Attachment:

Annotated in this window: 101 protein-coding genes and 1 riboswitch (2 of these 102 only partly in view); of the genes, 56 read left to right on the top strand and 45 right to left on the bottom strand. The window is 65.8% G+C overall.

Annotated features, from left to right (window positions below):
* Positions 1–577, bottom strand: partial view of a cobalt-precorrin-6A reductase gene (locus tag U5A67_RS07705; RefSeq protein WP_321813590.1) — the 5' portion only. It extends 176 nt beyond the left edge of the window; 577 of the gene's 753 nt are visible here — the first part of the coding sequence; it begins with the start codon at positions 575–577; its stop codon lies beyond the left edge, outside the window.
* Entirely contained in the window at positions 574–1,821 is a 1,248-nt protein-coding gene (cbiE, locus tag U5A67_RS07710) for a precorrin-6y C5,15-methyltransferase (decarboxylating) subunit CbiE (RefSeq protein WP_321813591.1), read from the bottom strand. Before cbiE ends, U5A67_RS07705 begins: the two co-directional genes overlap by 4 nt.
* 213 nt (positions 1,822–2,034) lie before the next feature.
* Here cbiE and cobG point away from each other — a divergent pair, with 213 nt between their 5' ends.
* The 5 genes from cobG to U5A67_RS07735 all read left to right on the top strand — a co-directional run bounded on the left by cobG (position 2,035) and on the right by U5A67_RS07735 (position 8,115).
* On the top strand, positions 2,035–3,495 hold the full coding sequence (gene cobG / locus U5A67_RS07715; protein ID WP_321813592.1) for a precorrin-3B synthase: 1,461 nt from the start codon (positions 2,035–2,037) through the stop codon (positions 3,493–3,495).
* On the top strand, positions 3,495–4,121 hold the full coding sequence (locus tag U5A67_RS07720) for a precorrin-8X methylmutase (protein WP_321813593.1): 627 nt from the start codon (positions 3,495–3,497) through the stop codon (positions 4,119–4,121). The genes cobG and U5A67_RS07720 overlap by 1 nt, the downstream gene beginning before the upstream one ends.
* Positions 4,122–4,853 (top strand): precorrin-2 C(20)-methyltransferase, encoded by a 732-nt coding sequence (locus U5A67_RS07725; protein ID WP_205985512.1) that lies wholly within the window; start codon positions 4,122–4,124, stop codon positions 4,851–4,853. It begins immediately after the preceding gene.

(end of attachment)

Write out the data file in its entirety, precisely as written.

Annotated in this window: 101 protein-coding genes and 1 riboswitch (2 of these 102 only partly in view); of the genes, 56 read left to right on the top strand and 45 right to left on the bottom strand. The window is 65.8% G+C overall.

Annotated features, from left to right (window positions below):
* Positions 1–577, bottom strand: partial view of a cobalt-precorrin-6A reductase gene (locus tag U5A67_RS07705; RefSeq protein WP_321813590.1) — the 5' portion only. It extends 176 nt beyond the left edge of the window; 577 of the gene's 753 nt are visible here — the first part of the coding sequence; it begins with the start codon at positions 575–577; its stop codon lies beyond the left edge, outside the window.
* Entirely contained in the window at positions 574–1,821 is a 1,248-nt protein-coding gene (cbiE, locus tag U5A67_RS07710) for a precorrin-6y C5,15-methyltransferase (decarboxylating) subunit CbiE (RefSeq protein WP_321813591.1), read from the bottom strand. Before cbiE ends, U5A67_RS07705 begins: the two co-directional genes overlap by 4 nt.
* 213 nt (positions 1,822–2,034) lie before the next feature.
* Here cbiE and cobG point away from each other — a divergent pair, with 213 nt between their 5' ends.
* The 5 genes from cobG to U5A67_RS07735 all read left to right on the top strand — a co-directional run bounded on the left by cobG (position 2,035) and on the right by U5A67_RS07735 (position 8,115).
* On the top strand, positions 2,035–3,495 hold the full coding sequence (gene cobG / locus U5A67_RS07715; protein ID WP_321813592.1) for a precorrin-3B synthase: 1,461 nt from the start codon (positions 2,035–2,037) through the stop codon (positions 3,493–3,495).
* On the top strand, positions 3,495–4,121 hold the full coding sequence (locus tag U5A67_RS07720) for a precorrin-8X methylmutase (protein WP_321813593.1): 627 nt from the start codon (positions 3,495–3,497) through the stop codon (positions 4,119–4,121). The genes cobG and U5A67_RS07720 overlap by 1 nt, the downstream gene beginning before the upstream one ends.
* Positions 4,122–4,853 (top strand): precorrin-2 C(20)-methyltransferase, encoded by a 732-nt coding sequence (locus U5A67_RS07725; protein ID WP_205985512.1) that lies wholly within the window; start codon positions 4,122–4,124, stop codon positions 4,851–4,853. It begins immediately after the preceding gene.